Customers are happier with Win8 touch-
So much that they aren't buying them, so we are dropping the price to make them happier, not to shift the things...
Best Buy will slash $100 off the price of touchscreen Windows 8 PCs. From Monday the US retail chain will cut the cost of Sony, Acer, Toshiba, Dell and HP touch-driven laptops plus two models of Samsung's all-in-ones to shift stock. You can see the full range of discounted gear here. Best Buy’s discount will not apply to …
Are you really too stupid to understand that if something new turns up which people aren't aware of or don't understand, it may not sell even if it's better?
The phrase "barrier to entry" is the issue here. And no I'm not saying Win8 is better or touch-PCs are better. But people have preconceptions or sheer lack of knowledge - the idea of a tablet PC seemed daft pre-iPad.
> the idea of a tablet PC seemed daft pre-iPad.
No. It was the idea of a _Windows_ tablet PC that seemed daft. Windows software, including the OS, was designed to work with keyboard and mouse (with pixel level precision). Intel CPUs required large batteries and cooling, making this compact cost lots of money.
ARM based 'Windows' tablet PC, with no ability to run real Windows programs, still seems daft. Intel may be improving the power usage (but still requires cooling apparently) but these still require a keyboard to be useful so are only sorta tablets.
Let me clarify it for them,
"People that just want to have a big screen to read Facebook, and the occasional news/blog site.... are happier with Windows 8 and a touchscreen." Everyone else in the world would like a big stick and 5 minutes alone with the design team responsible for forcing on the rest of us what some 15 year old thought was a cool interface for their XBOX 4 years ago.
Windows 8 is useless, for almost anyone that isn't using it as a information kiosk. From the removal of needed interfaces, to the nightmare permissions on the Home version, to the UEFI debacle.
Are you really too stupid to understand that if something old turns up which people are aware of and don't want, it may not sell even if it's purportedly incrementally less crap?
The phrase "barrier to entry" is the issue here.
And no I'm not saying Win8 is better or touch-PCs are better. But people have preconceptions or sheer knowledge - the idea of bogging your PC down with nagware, bloatware, virus scanners, viruses, worms, trojans, etc. seems terribly pre-iPad/Android.
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Indeed. Writing this on my brand new Win7 laptop, purchased before the supply of said Win7 laptops dries up completely in favor of MS pushing the Win8 dog down our throats.
It appears Win8 will simply follow the same Microsoft release profile pattern for their OS since Windows 3.1:
first release of new OS with new UI - a dog
second release of OS with same UI - 'fix-it' pack of first release, everything actually works as it should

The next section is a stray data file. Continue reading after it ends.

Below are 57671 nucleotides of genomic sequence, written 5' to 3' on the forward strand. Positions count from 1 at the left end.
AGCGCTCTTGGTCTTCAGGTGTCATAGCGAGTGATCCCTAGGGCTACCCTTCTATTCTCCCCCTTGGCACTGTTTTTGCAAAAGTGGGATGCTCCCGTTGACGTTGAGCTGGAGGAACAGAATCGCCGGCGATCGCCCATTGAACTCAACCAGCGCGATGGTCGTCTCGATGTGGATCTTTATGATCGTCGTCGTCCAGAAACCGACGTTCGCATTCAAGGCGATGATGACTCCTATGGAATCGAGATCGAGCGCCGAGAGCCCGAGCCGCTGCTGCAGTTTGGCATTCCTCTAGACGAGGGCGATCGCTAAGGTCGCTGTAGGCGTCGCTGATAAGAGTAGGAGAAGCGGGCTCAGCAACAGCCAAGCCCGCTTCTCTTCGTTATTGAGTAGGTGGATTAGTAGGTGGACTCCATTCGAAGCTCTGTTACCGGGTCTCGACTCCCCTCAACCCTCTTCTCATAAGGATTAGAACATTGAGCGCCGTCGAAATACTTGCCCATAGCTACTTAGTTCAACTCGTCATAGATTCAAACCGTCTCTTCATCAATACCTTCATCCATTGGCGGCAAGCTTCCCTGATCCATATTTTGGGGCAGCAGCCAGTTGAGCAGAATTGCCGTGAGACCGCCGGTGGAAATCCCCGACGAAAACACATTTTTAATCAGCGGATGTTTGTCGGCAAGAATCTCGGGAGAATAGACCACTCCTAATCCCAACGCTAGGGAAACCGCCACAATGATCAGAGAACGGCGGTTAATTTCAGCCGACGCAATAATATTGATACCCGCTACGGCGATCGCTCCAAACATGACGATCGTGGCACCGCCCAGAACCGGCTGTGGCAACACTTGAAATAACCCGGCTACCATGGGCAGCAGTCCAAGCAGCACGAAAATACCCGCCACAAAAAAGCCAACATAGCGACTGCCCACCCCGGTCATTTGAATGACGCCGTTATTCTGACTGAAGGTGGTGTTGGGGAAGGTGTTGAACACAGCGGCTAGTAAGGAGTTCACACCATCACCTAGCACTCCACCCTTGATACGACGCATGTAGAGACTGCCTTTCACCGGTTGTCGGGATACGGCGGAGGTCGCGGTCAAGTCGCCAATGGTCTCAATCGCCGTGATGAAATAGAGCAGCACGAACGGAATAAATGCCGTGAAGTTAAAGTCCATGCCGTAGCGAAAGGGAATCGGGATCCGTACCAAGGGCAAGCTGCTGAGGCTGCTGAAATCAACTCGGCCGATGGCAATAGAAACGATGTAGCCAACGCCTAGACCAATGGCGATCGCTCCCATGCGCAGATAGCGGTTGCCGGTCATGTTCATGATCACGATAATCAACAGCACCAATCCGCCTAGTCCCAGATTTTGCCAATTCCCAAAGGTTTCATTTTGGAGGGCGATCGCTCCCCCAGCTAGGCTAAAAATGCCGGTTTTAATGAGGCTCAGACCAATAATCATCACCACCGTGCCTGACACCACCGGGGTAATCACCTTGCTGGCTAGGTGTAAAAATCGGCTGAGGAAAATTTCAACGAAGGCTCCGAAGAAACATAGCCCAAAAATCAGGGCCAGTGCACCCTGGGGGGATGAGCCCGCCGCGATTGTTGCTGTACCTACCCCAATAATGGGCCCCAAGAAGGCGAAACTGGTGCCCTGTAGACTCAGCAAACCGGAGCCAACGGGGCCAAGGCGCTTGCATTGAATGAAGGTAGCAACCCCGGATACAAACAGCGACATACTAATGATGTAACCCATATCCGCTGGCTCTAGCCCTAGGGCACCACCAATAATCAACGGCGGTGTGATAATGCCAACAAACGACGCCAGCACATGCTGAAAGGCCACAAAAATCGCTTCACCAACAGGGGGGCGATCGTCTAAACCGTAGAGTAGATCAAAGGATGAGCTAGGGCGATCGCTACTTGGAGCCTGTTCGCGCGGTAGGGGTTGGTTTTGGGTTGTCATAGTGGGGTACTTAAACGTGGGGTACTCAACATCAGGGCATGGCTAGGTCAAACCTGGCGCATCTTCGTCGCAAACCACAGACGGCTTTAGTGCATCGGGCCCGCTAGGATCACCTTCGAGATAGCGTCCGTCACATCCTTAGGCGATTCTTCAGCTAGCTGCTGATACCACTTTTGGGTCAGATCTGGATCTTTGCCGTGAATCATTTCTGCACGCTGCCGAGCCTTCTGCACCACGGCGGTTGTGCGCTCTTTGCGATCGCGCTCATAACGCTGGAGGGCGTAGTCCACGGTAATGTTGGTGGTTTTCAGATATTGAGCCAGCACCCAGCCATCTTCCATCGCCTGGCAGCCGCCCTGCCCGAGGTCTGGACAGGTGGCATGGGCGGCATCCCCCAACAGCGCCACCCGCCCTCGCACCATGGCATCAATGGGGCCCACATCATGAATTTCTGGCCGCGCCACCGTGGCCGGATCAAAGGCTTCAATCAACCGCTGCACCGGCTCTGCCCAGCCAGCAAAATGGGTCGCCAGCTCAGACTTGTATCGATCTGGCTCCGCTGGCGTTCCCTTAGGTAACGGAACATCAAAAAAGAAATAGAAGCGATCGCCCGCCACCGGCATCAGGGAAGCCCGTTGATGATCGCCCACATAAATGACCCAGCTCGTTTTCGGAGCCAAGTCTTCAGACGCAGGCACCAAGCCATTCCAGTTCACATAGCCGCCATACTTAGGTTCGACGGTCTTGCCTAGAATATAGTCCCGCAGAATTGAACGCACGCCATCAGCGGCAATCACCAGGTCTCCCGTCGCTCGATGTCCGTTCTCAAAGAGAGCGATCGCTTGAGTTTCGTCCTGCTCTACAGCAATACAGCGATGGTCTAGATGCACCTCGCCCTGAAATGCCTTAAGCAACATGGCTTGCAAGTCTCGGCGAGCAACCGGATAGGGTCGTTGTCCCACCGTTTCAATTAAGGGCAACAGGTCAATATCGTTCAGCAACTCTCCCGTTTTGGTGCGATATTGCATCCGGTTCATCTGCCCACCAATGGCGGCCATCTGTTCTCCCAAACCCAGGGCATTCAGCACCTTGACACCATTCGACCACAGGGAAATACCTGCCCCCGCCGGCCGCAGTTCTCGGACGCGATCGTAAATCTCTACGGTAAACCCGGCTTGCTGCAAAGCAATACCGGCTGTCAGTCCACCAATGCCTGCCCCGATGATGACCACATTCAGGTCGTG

Some of this is simply that MS makes a dramatic change in driver structure, without granting third-party manufacturers enough time to catch up, and the lack of drivers dooms the first release. Or, possibly and conversely, MS simply (and constantly) fails to acknowledge market inertia by the third-party manufacturers: "Why donate resources to write new drivers for [our] legacy hardware when we are trying to sell the world *new* hardware? Well get to giving you new drivers when we are damn well ready to."
Which means everyone's legacy hardware doesn't work right. Which dooms the first release of the OS.
Note the pattern? Doom, doom, doom. EIther by MS's own hand (inadequate driver predevelopment notice, bug ridden OS, stupid UI "feature" ergonomics, 'feature bloat' or just plain ugly) or by the hands of the "partner" manufacturers (lack of urgency in developing drivers for legacy hardware).
All units discounted are capacitive "touch only" toy devices. Those do not offer benefits under Windows just costs. It is more interesting what they did NOT discount (Sony Vaio Duo 11, Samsung penables, ...) telling us that full capability tablet pc sell.
My guess is BestBuy will soon increase the prices of screen cleaning towels etc. to make big money from those toys.
These are mostly regular laptops that also have touch enabled. My son has one of the Asus laptops. He installed Classic Shell on it and never hast to touch the screen or use the blanketyblank fka-Metro substitute for the start menu. Heck, I put Classic Shell on my Win7 machine because I like the more compact Win2k-style start menu and old-style Explorer better.
So once you tame Win8 that way, it works pretty well.
Developer not admin so I rarely use bash and PowerShell these days. I believe in "letting the specialist do his job" so I leave company servers to ORACLE and MS trained/certified admins.
For setting up a "toy" server for privat use the UI tools are enough since security is irrelevant there. The system is not visible to the internet and only runs when I actively use it.
Not sure whether you were commenting to me, but I have known users who worked entirely from inside Emacs.